I would compare Chris Keller in Miller's All My Sons to Biff in Death of a Salesman. Both grow up idolizing their fathers only to face a severe moment of disillusion as each realizes his father is a deeply flawed person. For Biff, this realization begins when he realizes his father is having an affair, as it destroys his faith in his father's moral character. This process of disillusionment is ongoing for him, as he realizes his father's fantasies and inflated assessment of his (Biff's) talents have damaged his life badly.
Chris's moment of truth comes when he is a little older. He too idolizes his father as a good man. However, when he comes back from the war, he has to face the facts that not only is his father caught up in a consumerist culture that acts as if World War II never happened, his father put money ahead of soldier's lives. Chris discovers that his father approved sending out faulty plane parts to the war effort in order to protect his company's reputation and profits, leading to the death of twenty-one pilots.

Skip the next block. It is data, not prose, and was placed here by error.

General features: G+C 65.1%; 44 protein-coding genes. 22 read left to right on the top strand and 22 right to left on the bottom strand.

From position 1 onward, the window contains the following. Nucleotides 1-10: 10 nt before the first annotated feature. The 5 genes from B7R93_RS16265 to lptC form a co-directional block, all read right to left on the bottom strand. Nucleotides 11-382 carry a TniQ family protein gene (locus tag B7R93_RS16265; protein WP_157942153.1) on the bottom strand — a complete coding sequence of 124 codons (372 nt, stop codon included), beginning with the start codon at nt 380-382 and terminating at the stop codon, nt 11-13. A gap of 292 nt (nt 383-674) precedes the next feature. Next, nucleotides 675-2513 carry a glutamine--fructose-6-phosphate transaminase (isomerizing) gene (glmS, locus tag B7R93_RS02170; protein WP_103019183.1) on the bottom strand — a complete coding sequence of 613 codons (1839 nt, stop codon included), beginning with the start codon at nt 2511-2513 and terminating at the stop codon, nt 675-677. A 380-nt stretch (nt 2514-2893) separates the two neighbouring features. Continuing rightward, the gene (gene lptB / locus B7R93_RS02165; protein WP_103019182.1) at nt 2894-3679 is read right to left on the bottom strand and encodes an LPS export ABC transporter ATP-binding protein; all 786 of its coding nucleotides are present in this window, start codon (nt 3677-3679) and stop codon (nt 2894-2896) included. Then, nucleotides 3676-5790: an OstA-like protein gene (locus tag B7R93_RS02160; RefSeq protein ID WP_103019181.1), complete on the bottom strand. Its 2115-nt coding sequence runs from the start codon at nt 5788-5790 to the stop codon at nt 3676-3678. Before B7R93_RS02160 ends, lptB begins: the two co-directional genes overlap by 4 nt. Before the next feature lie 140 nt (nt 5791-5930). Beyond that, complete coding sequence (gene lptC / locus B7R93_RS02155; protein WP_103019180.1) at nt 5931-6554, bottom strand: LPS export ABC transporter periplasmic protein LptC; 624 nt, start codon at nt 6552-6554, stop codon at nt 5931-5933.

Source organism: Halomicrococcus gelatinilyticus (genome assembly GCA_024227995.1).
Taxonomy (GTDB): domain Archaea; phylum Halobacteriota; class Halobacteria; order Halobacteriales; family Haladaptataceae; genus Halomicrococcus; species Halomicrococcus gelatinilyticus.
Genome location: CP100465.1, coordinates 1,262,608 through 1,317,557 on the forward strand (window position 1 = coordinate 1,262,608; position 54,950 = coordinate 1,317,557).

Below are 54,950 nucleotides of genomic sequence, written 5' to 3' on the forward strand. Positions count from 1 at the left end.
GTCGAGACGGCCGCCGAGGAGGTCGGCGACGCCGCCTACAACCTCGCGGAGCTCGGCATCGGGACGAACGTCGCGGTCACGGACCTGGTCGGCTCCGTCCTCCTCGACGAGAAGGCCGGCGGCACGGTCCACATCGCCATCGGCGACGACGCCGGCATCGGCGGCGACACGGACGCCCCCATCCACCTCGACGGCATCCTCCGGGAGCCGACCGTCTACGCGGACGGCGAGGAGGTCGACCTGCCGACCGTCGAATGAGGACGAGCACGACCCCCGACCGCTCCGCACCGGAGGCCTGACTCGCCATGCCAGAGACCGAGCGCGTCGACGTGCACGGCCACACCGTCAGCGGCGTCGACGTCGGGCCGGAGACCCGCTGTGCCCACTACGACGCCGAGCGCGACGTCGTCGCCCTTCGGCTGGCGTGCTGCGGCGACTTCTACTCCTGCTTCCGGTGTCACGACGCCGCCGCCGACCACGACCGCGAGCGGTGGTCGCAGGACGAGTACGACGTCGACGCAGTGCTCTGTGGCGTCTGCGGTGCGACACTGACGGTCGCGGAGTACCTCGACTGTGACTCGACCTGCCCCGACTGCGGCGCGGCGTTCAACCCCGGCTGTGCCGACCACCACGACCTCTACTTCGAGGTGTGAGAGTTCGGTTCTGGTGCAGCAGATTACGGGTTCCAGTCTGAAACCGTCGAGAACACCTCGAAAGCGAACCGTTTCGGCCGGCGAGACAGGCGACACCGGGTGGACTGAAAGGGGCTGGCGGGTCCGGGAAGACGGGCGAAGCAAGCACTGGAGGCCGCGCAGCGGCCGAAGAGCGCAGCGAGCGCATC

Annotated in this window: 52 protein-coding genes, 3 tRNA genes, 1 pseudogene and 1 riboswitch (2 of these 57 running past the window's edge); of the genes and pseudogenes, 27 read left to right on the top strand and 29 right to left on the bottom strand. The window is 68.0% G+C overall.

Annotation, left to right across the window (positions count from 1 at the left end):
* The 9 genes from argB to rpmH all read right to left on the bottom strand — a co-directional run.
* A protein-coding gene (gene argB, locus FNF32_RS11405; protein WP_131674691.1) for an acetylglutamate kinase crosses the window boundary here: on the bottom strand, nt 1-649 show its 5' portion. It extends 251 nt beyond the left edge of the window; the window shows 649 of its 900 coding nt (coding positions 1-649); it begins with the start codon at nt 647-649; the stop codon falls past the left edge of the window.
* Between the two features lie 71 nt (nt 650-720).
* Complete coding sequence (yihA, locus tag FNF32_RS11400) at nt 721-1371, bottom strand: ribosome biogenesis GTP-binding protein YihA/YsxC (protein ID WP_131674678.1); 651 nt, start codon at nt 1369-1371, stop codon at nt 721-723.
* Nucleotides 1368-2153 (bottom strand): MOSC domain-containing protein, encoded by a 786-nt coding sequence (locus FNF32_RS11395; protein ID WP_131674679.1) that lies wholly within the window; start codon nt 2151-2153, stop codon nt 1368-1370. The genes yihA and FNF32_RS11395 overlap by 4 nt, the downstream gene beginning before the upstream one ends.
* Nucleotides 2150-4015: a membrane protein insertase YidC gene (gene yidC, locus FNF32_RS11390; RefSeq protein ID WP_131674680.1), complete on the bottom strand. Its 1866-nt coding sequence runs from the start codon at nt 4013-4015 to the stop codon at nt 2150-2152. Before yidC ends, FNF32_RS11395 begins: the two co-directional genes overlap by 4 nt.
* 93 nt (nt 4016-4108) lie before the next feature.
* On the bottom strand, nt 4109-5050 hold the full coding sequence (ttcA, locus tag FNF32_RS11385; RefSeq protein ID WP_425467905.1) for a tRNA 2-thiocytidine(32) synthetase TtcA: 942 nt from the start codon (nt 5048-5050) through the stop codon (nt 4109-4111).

Both Biff and Chris act as forceful voices of truth in their respective plays. They both confront their fathers, trying to force them to face the reality that the actions they thought were helping their families were actually hurting them.